One in six Australian couples will have a fertility issue at some point in their lives and one in 10 couples will have trouble conceiving their second child. You are not alone.
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The World Health Organisation predicts that infertility will be the third most serious health condition in the 21st Century
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Because of the care, technology and expertise we put into your care, we maximise the potential of having a baby.
The Genea blog shares information, thoughts and advice with patients as well as those looking for all things fertility.
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Come along to hear local leading Fertility Specialist Dr Gabrielle Dezarnaulds talk about fertility options for the LGBTIQ community
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Endometriosis is a common condition, affecting at least one in 10 women at some point during their menstruating years. It's a condition that can affect you anytime from when your periods first start right up until the time you enter menopause. It involves tissues that normally line your uterus (the endometrium) growing in abnormal places around your pelvis and, more rarely, other parts of your body.
A number of our patients and former patients who've experienced infertility due to endometriosis have kindly agreed to share their stories with you. Read on to learn more about their journeys.
Endometriosis is a common condition, affecting at least one in 10 women at some point during their menstruating years. It’s a condition that involves tissue that normally lines your uterus (the endometrium) growing in abnormal places around your pelvis and, more rarely, other parts of your body. Read on to learn how one of our patients overcame this condition to realise her dream of taking home a healthy baby.
After suffering from the physical and emotional pain of endometriosis and infertility for five years, it now all seems like a distant memory. I had four surgeries to remove endometriosis lesions from my ovaries and abdominal cavity, which never really improved pain management or fertility. I was still on strong pain relievers 20 days out of every month with excruciating pain at my body's attempt at ovulation through diseased tissues.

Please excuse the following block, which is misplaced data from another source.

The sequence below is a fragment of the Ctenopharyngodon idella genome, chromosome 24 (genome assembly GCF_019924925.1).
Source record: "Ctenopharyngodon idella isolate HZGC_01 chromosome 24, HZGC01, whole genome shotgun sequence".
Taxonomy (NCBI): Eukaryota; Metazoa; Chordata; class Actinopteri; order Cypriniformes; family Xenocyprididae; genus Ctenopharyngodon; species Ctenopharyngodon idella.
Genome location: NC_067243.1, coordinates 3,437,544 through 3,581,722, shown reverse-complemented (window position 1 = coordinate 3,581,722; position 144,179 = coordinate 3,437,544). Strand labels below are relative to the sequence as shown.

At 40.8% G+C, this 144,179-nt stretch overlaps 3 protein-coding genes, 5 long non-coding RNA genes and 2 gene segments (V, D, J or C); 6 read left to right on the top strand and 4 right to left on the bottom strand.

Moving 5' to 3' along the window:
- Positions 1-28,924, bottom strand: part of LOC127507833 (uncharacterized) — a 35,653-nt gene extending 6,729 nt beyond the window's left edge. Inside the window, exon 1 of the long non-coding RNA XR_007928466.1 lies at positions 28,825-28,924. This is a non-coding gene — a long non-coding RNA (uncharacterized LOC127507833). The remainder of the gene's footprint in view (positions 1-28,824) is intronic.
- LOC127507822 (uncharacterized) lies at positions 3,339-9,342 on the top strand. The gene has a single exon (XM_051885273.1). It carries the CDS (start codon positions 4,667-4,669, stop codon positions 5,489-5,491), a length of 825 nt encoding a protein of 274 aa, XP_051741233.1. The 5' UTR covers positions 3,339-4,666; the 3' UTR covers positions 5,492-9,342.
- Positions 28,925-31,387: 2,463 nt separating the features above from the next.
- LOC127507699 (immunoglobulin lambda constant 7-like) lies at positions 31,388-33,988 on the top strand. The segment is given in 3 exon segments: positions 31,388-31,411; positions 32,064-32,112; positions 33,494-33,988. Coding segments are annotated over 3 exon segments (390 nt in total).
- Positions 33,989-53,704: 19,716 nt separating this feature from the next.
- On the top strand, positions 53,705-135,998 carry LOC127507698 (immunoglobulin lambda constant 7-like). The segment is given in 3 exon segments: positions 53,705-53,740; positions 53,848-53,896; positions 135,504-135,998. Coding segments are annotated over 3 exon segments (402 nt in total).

The use of ovulation predictors, acupuncture, fertility diets, thyroid medication etc were never successful at helping us to conceive so I started IVF at the age of 34, thinking it would be a terrible physical and emotional roller coaster. Surprisingly, the drugs used in IVF suppressed my endometriosis symptoms and I felt better than ever. I only had a bit of bloating, light headache and nausea, but otherwise felt very well.
I had a general anaesthesia for the egg collection because of the endometriosis in my ovaries. I had six eggs collected, four of which fertilised normally, and we had one embryo implanted. The embryo transfer was so quick and painless, and two weeks later I had a positive blood test!
My baby boy is now 18 months old and my endometriosis symptoms have all but disappeared. In the 18 months following his birth I have used light pain relievers only three times. Overall, IVF was a great experience and not at all as difficult as I had expected. I hope to be able to use my three frozen embryos in the future. Good luck to everyone undertaking IVF and motherhood!
This is a real Genea patient story (some details have been changed for privacy reasons).
Here is my (long) story,
My husband and I started trying to conceive five years ago and, at 22, we thought that we would just stop using contraception and then we will become pregnant, easy!
Boy, were we wrong!
After 18 months to two years we did some blood and sperm tests and were referred to a specialist at another high profile IVF clinic where we were diagnosed with "unexplained infertility". We were told that we could do either IUI or IVF. As I was a long haul flight attendant at the time, we thought IVF would be our best option. We started a stimulated IVF cycle and we were shocked when we got a negative result. So we went straight into a frozen cycle and again we were saddened by a negative result, to us it did not make sense that two healthy 25 year olds were not pregnant yet!